To help the judges with their task, we provided them with a simple scoring rubric. They were asked to score each proposal on four key factors (the likelihood of improving access to the arts, use of data, feasibility, and creativity and innovation), with five points per factor. The judges did express some concern that they could not go back and change their scores after watching the first few presentations, but this did not turn out to be an issue. There was general consensus from many after the event that the three winners were the best proposals.

There was some discussion within the leadership team about whether to award prizes or not. We decided that since our prizes were of nominal value, awarding them would not create undue incentives that might remove the focus from improving access to the arts. The prizes consisted of arts experiences (including public art tours, screenings, performance tickets), technical books, and gift certificates. Local arts organizations and tech book publishers donated most of the prizes.

4. Archiving and Preserving Event Materials, Media, and Datasets

Many data-rich resources, documents, and presentation files will be created during the planning and execution of any datathon. These may have historical value or use-value outside of the event itself. For example, the Arts Access Datathon website and presentations may be of interest to a variety of practitioners, researchers, and students interested in learning about or using open data. The goal of most archives is to provide access to users in perpetuity. In order to achieve this goal with digital files it is important to organize, contextualize, and securely store files as soon as possible.

Digital Archiving for Your Event

The most important aspect to remember when preserving and archiving digital resources is that they are not more stable or safer than physical resources (such as paper documents), and sometimes the opposite may be true. Technology changes at a rapid pace, and content is often lost from the internet or corrupted while stored on a hard drive or removable storage device. If your event generates media attention, social media activity, or maintains a significant web presence, it is also important to capture this while it still remains on the web. The following are some high-level considerations for digitally archiving a datathon event.

File Formats

Avoid proprietary file formats when possible, and choose formats that can be accessed by a variety of operating systems. This means that if a file requires a specific piece of software to open, you may be jeopardizing your ability to access the file at a later date. For example, while a particular piece of software may be favored for accessing or manipulating a file by most users today, this software might become obsolete in a few years. In addition, users with a different operating system may be unable to open it today.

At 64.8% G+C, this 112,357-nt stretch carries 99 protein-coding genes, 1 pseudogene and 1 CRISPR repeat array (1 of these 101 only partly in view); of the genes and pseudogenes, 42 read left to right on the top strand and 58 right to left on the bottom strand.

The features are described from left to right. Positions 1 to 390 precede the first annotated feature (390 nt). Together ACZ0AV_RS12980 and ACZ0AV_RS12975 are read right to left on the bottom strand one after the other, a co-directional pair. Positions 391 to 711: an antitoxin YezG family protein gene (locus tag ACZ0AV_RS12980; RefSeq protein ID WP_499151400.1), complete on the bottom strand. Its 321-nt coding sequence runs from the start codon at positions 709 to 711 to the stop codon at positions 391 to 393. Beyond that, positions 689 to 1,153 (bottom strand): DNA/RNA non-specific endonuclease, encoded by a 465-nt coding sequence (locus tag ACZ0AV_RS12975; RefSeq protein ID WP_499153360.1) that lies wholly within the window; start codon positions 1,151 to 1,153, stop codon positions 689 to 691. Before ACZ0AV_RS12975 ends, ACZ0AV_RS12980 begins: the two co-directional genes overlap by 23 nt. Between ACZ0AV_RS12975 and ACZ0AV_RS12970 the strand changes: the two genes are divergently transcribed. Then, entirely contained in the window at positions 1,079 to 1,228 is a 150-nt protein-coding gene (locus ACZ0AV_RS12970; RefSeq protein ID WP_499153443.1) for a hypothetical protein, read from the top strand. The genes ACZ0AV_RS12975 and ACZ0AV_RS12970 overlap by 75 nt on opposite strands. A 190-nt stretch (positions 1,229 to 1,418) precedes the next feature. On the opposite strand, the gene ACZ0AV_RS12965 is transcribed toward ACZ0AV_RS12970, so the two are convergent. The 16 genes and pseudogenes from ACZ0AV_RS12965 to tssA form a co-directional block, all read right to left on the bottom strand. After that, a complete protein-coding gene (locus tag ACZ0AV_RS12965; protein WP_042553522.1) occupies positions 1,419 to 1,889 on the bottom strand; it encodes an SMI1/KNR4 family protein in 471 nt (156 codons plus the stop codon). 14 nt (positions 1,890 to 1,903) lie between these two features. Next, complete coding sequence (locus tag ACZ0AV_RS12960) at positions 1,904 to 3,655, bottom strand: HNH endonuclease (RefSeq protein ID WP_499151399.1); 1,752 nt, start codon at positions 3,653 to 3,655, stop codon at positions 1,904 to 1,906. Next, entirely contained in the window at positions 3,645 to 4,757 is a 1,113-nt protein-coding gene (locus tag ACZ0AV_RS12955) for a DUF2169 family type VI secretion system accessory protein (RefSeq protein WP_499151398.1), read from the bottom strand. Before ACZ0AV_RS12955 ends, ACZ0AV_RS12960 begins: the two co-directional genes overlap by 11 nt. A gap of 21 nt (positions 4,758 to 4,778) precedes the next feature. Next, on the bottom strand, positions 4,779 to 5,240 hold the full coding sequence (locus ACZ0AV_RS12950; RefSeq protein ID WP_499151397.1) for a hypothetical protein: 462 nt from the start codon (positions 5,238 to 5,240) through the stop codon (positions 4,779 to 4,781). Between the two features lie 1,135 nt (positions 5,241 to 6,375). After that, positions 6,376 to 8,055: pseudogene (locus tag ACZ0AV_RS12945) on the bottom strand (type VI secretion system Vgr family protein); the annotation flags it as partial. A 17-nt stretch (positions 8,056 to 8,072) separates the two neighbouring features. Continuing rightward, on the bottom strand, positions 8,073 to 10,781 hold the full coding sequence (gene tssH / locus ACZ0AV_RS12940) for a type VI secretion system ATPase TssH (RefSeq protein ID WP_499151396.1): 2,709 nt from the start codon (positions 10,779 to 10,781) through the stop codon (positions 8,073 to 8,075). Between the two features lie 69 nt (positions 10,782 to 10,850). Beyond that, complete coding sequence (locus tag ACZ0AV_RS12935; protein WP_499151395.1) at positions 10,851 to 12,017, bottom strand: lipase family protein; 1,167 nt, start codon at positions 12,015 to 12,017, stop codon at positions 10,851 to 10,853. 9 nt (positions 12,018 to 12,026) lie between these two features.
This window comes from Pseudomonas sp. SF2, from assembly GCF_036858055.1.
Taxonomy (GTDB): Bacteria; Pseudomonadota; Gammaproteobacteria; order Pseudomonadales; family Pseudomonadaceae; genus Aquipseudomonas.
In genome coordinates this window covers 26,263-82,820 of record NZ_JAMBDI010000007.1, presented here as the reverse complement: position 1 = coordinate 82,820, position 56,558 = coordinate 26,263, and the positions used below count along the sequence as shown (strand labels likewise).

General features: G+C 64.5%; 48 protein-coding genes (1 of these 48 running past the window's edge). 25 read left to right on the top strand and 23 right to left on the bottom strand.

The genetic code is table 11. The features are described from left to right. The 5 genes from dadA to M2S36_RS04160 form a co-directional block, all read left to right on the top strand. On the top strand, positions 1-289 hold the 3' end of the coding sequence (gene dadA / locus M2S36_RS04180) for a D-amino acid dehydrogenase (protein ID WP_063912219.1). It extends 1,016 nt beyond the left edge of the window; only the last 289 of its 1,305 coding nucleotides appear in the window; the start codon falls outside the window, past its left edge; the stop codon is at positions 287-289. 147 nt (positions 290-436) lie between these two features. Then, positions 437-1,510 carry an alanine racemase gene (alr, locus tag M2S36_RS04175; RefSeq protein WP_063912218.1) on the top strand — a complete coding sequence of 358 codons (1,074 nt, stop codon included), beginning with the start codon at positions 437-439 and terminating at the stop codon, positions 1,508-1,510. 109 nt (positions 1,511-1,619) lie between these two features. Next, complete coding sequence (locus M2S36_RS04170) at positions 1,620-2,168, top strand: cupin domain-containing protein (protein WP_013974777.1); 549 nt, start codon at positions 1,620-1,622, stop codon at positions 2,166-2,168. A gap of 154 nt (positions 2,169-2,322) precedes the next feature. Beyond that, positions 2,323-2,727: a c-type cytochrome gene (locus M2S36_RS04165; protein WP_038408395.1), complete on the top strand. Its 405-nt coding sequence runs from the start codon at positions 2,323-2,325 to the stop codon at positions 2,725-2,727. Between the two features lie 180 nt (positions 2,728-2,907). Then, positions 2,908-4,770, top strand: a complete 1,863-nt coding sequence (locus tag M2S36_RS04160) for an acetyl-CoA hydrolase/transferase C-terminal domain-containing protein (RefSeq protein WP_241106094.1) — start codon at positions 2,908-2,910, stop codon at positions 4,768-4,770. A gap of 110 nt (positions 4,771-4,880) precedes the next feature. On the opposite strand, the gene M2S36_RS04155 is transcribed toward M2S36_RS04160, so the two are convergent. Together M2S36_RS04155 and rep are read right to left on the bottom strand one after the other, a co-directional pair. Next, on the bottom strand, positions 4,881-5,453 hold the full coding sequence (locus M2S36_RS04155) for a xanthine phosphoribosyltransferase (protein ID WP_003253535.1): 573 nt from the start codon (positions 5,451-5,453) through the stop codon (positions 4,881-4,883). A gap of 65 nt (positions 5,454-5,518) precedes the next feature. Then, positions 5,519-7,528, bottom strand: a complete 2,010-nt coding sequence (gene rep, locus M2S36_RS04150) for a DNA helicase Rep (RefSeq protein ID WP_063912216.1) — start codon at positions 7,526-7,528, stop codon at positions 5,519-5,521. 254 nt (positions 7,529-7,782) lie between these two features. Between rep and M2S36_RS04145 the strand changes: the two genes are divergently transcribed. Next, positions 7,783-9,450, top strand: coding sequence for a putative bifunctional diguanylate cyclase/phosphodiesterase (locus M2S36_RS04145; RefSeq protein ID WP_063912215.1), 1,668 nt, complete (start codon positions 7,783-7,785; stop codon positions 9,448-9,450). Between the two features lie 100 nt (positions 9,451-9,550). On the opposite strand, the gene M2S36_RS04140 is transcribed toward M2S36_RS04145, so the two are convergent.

Recommended Formats statement from the Library of Congress:

Resources for determining File Types:

Naming Files

Consistent and detailed file naming can provide necessary context and organization, particularly when local knowledge and memory of the event and its corresponding materials have been lost or forgotten. Never use spaces or special characters in file names, and include a date. While some file metadata might keep track of “Last Opened” or “Created” date, these can change often or might not reflect the preferred creation date (for example when migrating to a different file format).

Example of a bad file name:

Photo 145.jpg

Example of a good file name:

For the event, uploaded files to the GitHub repository utilized the following file naming convention: [Author/Owner-SubjectMatter-YYMMDDpulled].[file format]. For example, if the uploaded dataset is Los Angeles County Arts Commission’s civic art collections data, the uploaded file was named: LACAC-CivicArtCollctn-170410.csv. As for abbreviations in the file name, these were left open so long as the abbreviation was explained in the Additional Documentation section.

Additional tips for file naming are available from Stanford Research Library: